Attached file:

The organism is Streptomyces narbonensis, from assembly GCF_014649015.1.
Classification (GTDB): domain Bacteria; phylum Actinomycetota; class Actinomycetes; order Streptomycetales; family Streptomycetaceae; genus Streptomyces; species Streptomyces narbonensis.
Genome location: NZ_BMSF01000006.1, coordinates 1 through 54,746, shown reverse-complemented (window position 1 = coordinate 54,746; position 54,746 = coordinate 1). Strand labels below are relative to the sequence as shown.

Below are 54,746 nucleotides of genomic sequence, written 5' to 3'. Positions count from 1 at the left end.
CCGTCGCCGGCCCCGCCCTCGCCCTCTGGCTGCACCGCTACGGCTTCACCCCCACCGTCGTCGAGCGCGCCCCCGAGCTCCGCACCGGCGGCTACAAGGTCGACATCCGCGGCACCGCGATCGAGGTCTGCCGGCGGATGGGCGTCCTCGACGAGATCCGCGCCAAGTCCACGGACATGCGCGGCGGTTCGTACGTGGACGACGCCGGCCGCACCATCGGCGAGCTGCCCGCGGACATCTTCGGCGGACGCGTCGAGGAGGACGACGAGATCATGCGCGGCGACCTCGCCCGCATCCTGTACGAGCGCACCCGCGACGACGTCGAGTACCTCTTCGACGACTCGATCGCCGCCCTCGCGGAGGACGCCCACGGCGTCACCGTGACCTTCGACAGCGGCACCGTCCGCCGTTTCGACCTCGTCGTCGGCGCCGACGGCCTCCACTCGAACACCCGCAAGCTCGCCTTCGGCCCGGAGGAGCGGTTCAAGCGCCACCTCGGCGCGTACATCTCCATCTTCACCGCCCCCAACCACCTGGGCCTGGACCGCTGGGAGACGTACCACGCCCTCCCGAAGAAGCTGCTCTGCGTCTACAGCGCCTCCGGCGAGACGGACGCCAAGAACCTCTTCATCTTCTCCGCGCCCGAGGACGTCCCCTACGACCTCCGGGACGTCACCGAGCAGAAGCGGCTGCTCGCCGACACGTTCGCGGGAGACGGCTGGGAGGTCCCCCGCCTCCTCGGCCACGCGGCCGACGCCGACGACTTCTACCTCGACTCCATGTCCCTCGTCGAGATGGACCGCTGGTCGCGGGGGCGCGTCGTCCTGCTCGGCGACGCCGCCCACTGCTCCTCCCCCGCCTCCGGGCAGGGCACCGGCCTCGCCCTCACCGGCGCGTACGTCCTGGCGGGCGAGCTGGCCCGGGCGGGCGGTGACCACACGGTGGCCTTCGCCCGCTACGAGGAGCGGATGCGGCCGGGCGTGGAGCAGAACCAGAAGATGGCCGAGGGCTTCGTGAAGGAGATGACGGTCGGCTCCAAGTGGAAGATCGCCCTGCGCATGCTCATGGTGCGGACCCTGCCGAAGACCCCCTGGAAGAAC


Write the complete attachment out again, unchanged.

The organism is Streptomyces narbonensis, from assembly GCF_014649015.1.
Classification (GTDB): domain Bacteria; phylum Actinomycetota; class Actinomycetes; order Streptomycetales; family Streptomycetaceae; genus Streptomyces; species Streptomyces narbonensis.
Genome location: NZ_BMSF01000006.1, coordinates 1 through 54,746, shown reverse-complemented (window position 1 = coordinate 54,746; position 54,746 = coordinate 1). Strand labels below are relative to the sequence as shown.

Below are 54,746 nucleotides of genomic sequence, written 5' to 3'. Positions count from 1 at the left end.
CCGTCGCCGGCCCCGCCCTCGCCCTCTGGCTGCACCGCTACGGCTTCACCCCCACCGTCGTCGAGCGCGCCCCCGAGCTCCGCACCGGCGGCTACAAGGTCGACATCCGCGGCACCGCGATCGAGGTCTGCCGGCGGATGGGCGTCCTCGACGAGATCCGCGCCAAGTCCACGGACATGCGCGGCGGTTCGTACGTGGACGACGCCGGCCGCACCATCGGCGAGCTGCCCGCGGACATCTTCGGCGGACGCGTCGAGGAGGACGACGAGATCATGCGCGGCGACCTCGCCCGCATCCTGTACGAGCGCACCCGCGACGACGTCGAGTACCTCTTCGACGACTCGATCGCCGCCCTCGCGGAGGACGCCCACGGCGTCACCGTGACCTTCGACAGCGGCACCGTCCGCCGTTTCGACCTCGTCGTCGGCGCCGACGGCCTCCACTCGAACACCCGCAAGCTCGCCTTCGGCCCGGAGGAGCGGTTCAAGCGCCACCTCGGCGCGTACATCTCCATCTTCACCGCCCCCAACCACCTGGGCCTGGACCGCTGGGAGACGTACCACGCCCTCCCGAAGAAGCTGCTCTGCGTCTACAGCGCCTCCGGCGAGACGGACGCCAAGAACCTCTTCATCTTCTCCGCGCCCGAGGACGTCCCCTACGACCTCCGGGACGTCACCGAGCAGAAGCGGCTGCTCGCCGACACGTTCGCGGGAGACGGCTGGGAGGTCCCCCGCCTCCTCGGCCACGCGGCCGACGCCGACGACTTCTACCTCGACTCCATGTCCCTCGTCGAGATGGACCGCTGGTCGCGGGGGCGCGTCGTCCTGCTCGGCGACGCCGCCCACTGCTCCTCCCCCGCCTCCGGGCAGGGCACCGGCCTCGCCCTCACCGGCGCGTACGTCCTGGCGGGCGAGCTGGCCCGGGCGGGCGGTGACCACACGGTGGCCTTCGCCCGCTACGAGGAGCGGATGCGGCCGGGCGTGGAGCAGAACCAGAAGATGGCCGAGGGCTTCGTGAAGGAGATGACGGTCGGCTCCAAGTGGAAGATCGCCCTGCGCATGCTCATGGTGCGGACCCTGCCGAAGACCCCCTGGAAGAAC